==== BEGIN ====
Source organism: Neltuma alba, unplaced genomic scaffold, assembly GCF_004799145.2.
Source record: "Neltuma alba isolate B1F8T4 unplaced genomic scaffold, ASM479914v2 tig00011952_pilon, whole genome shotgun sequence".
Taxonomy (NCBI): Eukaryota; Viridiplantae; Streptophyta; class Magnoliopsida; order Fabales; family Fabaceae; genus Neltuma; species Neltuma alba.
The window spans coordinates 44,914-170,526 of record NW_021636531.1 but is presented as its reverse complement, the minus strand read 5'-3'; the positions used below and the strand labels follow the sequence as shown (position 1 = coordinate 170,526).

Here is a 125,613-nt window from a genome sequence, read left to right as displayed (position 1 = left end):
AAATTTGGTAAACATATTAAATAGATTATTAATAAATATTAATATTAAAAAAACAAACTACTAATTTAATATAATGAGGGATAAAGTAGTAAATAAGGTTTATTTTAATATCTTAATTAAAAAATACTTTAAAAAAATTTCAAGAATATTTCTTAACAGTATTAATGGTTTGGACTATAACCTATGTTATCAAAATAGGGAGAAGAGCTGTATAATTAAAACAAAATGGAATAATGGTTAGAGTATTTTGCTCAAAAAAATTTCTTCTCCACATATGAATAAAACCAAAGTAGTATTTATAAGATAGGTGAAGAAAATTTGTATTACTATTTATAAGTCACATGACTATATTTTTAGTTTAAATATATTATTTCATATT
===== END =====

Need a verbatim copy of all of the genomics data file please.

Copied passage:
Source organism: Neltuma alba, unplaced genomic scaffold, assembly GCF_004799145.2.
Source record: "Neltuma alba isolate B1F8T4 unplaced genomic scaffold, ASM479914v2 tig00011952_pilon, whole genome shotgun sequence".
Taxonomy (NCBI): Eukaryota; Viridiplantae; Streptophyta; class Magnoliopsida; order Fabales; family Fabaceae; genus Neltuma; species Neltuma alba.
The window spans coordinates 44,914-170,526 of record NW_021636531.1 but is presented as its reverse complement, the minus strand read 5'-3'; the positions used below and the strand labels follow the sequence as shown (position 1 = coordinate 170,526).

Here is a 125,613-nt window from a genome sequence, read left to right as displayed (position 1 = left end):
AAATTTGGTAAACATATTAAATAGATTATTAATAAATATTAATATTAAAAAAACAAACTACTAATTTAATATAATGAGGGATAAAGTAGTAAATAAGGTTTATTTTAATATCTTAATTAAAAAATACTTTAAAAAAATTTCAAGAATATTTCTTAACAGTATTAATGGTTTGGACTATAACCTATGTTATCAAAATAGGGAGAAGAGCTGTATAATTAAAACAAAATGGAATAATGGTTAGAGTATTTTGCTCAAAAAAATTTCTTCTCCACATATGAATAAAACCAAAGTAGTATTTATAAGATAGGTGAAGAAAATTTGTATTACTATTTATAAGTCACATGACTATATTTTTAGTTTAAATATATTATTTCATATT